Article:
Respectfully, my response would be that I encounter a substantial amount of rodent activity. I did not believe this occurred because for over 20 years as an electrical contractor before becoming an inspector in 2003, however; since I have observed this circumstance on so many occasions, I am aware that this is merely a "teeth sharpening" exercise on behalf of the rodents. My scenario related was a fire due to arcing caused by rodent damage and in the specific case, an AFCI would recognize the arc created which sparked the fire. Otherwise, I have also observed numerous rodent chewing incidents where they apparently stopped before an arc occurred as well as many situations where an arc did occur, thereby effectively "frying" the rodent with a customary style circuit breaker that never de-energized the circuit.

In the end, the point is, in today's litigious society where everyone wants to sue anyone involved, especially those with insurance, is performing an installation to the minimum of an outdated code merely enough to protect an electrical contractor?
 

hbiss

EC, Westchester, New York NEC: 2014
Location
Hawthorne, New York NEC: 2014
Occupation
EC
Respectfully, my response would be that I encounter a substantial amount of rodent activity. I did not believe this occurred because for over 20 years as an electrical contractor before becoming an inspector in 2003, however; since I have observed this circumstance on so many occasions, I am aware that this is merely a "teeth sharpening" exercise on behalf of the rodents. My scenario related was a fire due to arcing caused by rodent damage and in the specific case, an AFCI would recognize the arc created which sparked the fire. Otherwise, I have also observed numerous rodent chewing incidents where they apparently stopped before an arc occurred as well as many situations where an arc did occur, thereby effectively "frying" the rodent with a customary style circuit breaker that never de-energized the circuit.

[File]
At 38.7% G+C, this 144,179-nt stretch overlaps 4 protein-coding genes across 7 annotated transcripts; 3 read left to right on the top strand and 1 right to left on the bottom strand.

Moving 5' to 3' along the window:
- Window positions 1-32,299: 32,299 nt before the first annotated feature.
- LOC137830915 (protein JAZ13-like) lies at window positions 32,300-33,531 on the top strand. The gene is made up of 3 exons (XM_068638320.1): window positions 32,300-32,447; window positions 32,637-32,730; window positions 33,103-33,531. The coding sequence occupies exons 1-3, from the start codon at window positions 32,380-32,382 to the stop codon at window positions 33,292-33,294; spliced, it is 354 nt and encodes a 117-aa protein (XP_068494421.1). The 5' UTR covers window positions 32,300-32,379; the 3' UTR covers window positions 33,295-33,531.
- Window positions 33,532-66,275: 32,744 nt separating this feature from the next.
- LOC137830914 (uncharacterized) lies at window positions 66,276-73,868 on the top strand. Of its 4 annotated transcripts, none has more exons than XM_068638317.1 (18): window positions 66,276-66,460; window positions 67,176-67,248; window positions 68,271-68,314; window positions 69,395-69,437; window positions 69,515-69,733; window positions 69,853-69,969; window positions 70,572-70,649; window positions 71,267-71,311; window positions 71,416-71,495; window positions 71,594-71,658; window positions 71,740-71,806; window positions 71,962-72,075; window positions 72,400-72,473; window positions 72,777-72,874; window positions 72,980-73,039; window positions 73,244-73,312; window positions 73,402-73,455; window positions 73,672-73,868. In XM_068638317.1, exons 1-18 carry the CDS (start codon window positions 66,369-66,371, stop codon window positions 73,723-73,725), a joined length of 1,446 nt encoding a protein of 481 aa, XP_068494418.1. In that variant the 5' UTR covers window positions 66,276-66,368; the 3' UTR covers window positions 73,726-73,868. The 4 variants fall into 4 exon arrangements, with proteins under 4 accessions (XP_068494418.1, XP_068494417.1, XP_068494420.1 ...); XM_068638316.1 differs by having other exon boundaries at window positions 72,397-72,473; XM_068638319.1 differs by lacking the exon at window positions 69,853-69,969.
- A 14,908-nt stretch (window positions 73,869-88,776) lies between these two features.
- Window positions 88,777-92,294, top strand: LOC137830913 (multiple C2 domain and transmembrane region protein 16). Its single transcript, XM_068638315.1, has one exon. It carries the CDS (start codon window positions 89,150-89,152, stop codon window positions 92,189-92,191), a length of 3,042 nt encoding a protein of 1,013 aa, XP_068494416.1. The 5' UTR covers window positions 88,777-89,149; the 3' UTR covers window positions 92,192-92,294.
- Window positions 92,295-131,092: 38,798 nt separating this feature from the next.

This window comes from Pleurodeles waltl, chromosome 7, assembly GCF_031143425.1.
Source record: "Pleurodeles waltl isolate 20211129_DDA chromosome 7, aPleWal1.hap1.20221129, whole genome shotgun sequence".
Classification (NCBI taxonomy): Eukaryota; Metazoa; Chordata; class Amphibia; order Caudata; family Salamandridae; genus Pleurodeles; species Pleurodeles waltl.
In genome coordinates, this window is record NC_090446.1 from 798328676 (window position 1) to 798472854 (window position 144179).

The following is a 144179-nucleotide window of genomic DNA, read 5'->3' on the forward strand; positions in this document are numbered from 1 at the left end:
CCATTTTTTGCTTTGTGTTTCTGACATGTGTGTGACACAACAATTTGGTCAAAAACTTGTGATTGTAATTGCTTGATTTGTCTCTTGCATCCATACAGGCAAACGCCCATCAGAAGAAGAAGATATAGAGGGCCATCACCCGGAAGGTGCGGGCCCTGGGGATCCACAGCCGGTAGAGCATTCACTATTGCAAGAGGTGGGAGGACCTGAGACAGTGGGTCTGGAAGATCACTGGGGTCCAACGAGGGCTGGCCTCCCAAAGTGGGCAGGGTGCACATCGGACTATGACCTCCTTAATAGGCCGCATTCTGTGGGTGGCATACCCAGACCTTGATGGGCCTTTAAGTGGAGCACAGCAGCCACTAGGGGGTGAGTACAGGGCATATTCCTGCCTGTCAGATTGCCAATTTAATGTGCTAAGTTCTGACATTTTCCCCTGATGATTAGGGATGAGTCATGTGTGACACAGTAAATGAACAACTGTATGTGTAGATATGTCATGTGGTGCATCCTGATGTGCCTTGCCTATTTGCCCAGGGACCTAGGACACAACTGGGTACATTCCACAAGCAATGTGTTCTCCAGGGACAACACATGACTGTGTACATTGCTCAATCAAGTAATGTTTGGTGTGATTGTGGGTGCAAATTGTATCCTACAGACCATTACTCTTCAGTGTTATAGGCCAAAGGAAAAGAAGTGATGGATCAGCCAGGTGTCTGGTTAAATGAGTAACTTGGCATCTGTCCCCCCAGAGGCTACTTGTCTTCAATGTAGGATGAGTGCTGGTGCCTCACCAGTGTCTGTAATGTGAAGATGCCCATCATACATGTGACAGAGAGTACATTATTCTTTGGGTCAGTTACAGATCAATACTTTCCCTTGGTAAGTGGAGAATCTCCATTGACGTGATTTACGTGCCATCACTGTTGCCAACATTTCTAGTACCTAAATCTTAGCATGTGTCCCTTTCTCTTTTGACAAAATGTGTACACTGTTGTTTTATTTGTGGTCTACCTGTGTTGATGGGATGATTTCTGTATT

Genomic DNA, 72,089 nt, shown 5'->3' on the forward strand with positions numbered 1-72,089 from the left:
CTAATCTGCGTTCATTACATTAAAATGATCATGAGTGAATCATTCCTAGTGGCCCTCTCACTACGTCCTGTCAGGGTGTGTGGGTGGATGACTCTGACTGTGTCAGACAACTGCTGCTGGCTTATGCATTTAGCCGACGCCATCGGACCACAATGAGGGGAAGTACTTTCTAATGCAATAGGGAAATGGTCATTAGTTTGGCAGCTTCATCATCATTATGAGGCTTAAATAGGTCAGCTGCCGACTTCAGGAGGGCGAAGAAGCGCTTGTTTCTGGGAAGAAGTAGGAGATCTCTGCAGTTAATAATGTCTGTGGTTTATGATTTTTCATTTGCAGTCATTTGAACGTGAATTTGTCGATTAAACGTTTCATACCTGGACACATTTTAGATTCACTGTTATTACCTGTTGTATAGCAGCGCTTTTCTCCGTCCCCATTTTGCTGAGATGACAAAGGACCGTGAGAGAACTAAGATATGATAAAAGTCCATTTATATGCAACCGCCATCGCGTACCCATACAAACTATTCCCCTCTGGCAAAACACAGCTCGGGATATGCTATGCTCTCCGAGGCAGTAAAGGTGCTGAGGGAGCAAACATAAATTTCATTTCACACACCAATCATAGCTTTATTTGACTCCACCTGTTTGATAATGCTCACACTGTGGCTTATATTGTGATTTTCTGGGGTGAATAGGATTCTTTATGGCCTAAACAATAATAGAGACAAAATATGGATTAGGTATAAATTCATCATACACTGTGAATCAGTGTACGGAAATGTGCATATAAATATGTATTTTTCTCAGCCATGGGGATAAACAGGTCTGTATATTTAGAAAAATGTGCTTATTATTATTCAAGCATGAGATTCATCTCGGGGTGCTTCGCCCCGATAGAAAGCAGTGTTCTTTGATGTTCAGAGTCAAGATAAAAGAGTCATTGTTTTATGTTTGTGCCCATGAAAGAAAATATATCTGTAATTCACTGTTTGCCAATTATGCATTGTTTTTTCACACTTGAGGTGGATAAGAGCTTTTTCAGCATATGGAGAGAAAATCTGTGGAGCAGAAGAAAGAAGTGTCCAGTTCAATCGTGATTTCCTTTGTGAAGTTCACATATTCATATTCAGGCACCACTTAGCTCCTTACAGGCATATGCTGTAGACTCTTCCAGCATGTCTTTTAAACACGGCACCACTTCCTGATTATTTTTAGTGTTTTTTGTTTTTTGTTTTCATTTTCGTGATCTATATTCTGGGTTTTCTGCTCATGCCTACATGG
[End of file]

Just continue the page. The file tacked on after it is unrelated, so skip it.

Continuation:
In the end, the point is, in today's litigious society where everyone wants to sue anyone involved, especially those with insurance, is performing an installation to the minimum of an outdated code merely enough to protect an electrical contractor?
The only way to stop litigation involving the alleged safety of AFCI's on the contractor level is to once and for all bring a class action suit against the manufacturers, UL, the CPSC and the NEC and prove the snake oil that they are. A daunting task to be sure that may unfortunately take government intervention as it did with the SawStop situation.

As for rodent damage, yeah, I've seen it too but using the flawed argument that AFCI's can protect against it is ridiculous. There are better wiring methods than NM. If there is going to be an increased awareness about safety, maybe it's time to ban NM and use MC.

-Hal
 

victor.cherkashi

Senior Member
Location
NYC, NY
The only way to stop litigation involving the alleged safety of AFCI's on the contractor level is to once and for all bring a class action suit against the manufacturers, UL, the CPSC and the NEC and prove the snake oil that they are. A daunting task to be sure that may unfortunately take government intervention as it did with the SawStop situation.

As for rodent damage, yeah, I've seen it too but using the flawed argument that AFCI's can protect against it is ridiculous. There are better wiring methods than NM. If there is going to be an increased awareness about safety, maybe it's time to ban NM and use MC.

-Hal
I believe when AC/MC is used, AFCI should be omitted.

Sent from my ONEPLUS A6013 using Tapatalk
 
The only way to stop litigation involving the alleged safety of AFCI's on the contractor level is to once and for all bring a class action suit against the manufacturers, UL, the CPSC and the NEC and prove the snake oil that they are. A daunting task to be sure that may unfortunately take government intervention as it did with the SawStop situation.

As for rodent damage, yeah, I've seen it too but using the flawed argument that AFCI's can protect against it is ridiculous. There are better wiring methods than NM. If there is going to be an increased awareness about safety, maybe it's time to ban NM and use MC.

-Hal
Hal,

I understand that everyone has differing opinions about the effectiveness of an AFCI circuit breaker compared to the cost imposed upon the property owner, however; the data collected since AFCI became mandatory in bedrooms in the 2002 code continue to reflect that these devices save lives. When the requirement to utilize GFCI protection initially appeared in the code, I remember as a young electrician hearing the more seasoned guys expressing their dislike as well due to the fact that they were misunderstood and tripped out for the precise reason that they were designed for, much of which was current leakage on old appliances.